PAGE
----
"Question.. do you find yourself hanging onto old 'kits' years later, or do you disassemble them and use the fabric in something else. I still love quite a few of them. But, once I've bought it and put it away... the desire to actually MAKE the quilt keeps taking a back seat. Just wonderin'????"

I've known Patty for years--ever since she had an online shop selling Thimbleberries fabric. She's the person who first told me about a Yahoo Thimbleberries group we both belong to. If you're familiar with Thimbleberries, you probably know they've designed with an eye toward quilt kits forever, and have done yearly block of the month projects probably longer than anyone else. Personally, I rarely buy kits because I have such a habit of changing things in other designers' patterns, but I think I'm a little unusual in that regard--particularly when it comes to Thimbleberries. So what do you think? How would you respond to Patty?

Friday, October 8, 2010

Writing In Sick

I'm not sure what's wrong exactly, but I know it's my stomach. And I really don't have much interesting to "talk" about tonight because the stuff that interests me at the moment . . . well, let's just say it would be WAAAAAY too much information for you to read about with your corn flakes in the morning. So hopefully I'll be back tomorrow with something a little more fascinating. And if not? Check the news stories about the Sacramento woman whose stomach exploded. That would be me.

Thursday, October 7, 2010

Use It Up or Save It?

What type of personality are you? Do you like to use things up, or do you save things in case you just might need them some day?

Most of the time, I tend to save things. My pantry and freezer are well stocked with things I may need someday. My fabric stash is abundant--including my scrap drawers. My craft closet is full of this and that. And I don't discard shoes or clothing until I'm absolutely certain I'm never going to wear them again, no matter how nicely they pair up with other items in my wardrobe.

Hubby is a user-upper. If he sees some kind of food item in the cupboard or freezer (like the tri tip he defrosts and grills at every opportunity he can), and he knows it's been there for a little while, he thinks it needs to be used up. And sometimes he's right. But sometimes he isn't, and I'll find he's used up whatever the key ingredient is in some special recipe I've planned.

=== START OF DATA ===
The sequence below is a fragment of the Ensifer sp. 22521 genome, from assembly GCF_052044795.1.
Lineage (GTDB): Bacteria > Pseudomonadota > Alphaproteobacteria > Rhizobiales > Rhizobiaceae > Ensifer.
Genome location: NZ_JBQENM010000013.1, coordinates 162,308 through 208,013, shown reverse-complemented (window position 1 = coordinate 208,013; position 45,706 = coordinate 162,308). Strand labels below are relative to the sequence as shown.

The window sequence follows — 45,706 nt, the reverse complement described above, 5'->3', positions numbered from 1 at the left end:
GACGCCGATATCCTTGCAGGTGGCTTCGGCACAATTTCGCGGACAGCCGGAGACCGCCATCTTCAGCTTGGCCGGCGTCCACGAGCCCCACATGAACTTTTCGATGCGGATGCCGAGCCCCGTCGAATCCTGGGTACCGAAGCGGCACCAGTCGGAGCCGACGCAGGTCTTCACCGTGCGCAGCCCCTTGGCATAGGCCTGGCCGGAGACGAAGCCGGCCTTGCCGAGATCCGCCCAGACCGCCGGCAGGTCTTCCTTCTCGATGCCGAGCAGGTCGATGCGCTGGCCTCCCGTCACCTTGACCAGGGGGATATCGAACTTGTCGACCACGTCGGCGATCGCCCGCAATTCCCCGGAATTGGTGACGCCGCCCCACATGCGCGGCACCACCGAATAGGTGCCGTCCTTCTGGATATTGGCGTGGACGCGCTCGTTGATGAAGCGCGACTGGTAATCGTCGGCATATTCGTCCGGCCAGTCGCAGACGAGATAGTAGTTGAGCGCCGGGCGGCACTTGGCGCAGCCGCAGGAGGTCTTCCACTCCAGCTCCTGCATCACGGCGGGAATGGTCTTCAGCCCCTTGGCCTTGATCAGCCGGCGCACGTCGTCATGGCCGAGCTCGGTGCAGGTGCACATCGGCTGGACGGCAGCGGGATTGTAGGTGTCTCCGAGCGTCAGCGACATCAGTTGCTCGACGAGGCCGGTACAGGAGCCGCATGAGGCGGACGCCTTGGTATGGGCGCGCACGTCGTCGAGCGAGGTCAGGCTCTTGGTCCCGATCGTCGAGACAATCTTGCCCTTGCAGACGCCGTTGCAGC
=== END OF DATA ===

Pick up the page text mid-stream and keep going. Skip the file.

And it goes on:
The other night, when I'd decided to make Sandy Gervais' sister's apple dumpling recipe, I was giddy to find we actually had a can of Mountain Dew in the refrigerator. I'm not sure how it came to be there because none of us--me, Hubby, or the Wild Child--drinks Mountain Dew, but there it was. I'm surprised Hubby didn't throw it out or feed it to the dog just so he could use it up and get it out of the fridge! But the story has a happy ending because it was there when I needed it--and I didn't have to send HIM to the store for a can of Mountain Dew.

On the other hand, we trade roles when it comes to our bank accounts (yes, we each maintain separate accounts). Hubby's the one who saves. I'm more inclined to use up any "extra" cash that might be in my account. All in all, I guess that makes Hubby a frugal person and me a hording spendthrift. But it works for us--maybe we just balance each other out.

How about you? If you have a tendency to buy fabric just because you like it, does that tendency carry through the rest of your life--for instance, do you do the same thing with food, clothing, etc? Or, if you only buy fabric you need for a specific project, are you also that way with food, clothing, etc.? I'd love to hear about your "use it up" or "save it" habits!

Wednesday, October 6, 2010

Wool Project #1

I'm teaching my wool class (where to find it, what to do with it, and how to dye it) again in a few weeks--this is the one I taught last spring. I had a full class with a few students on the waiting list and unable to get in, and so I was asked to teach it again. Last spring, I gave my students a choice of three different kits, but they were all spring-themed, so I wanted to design a few new fall and winter projects for this class. That's what I've been working on the past week, and I thought I'd show you the first one--the one for fall. (Please ignore the white lines on the smaller pumpkins--I haven't washed them out yet!)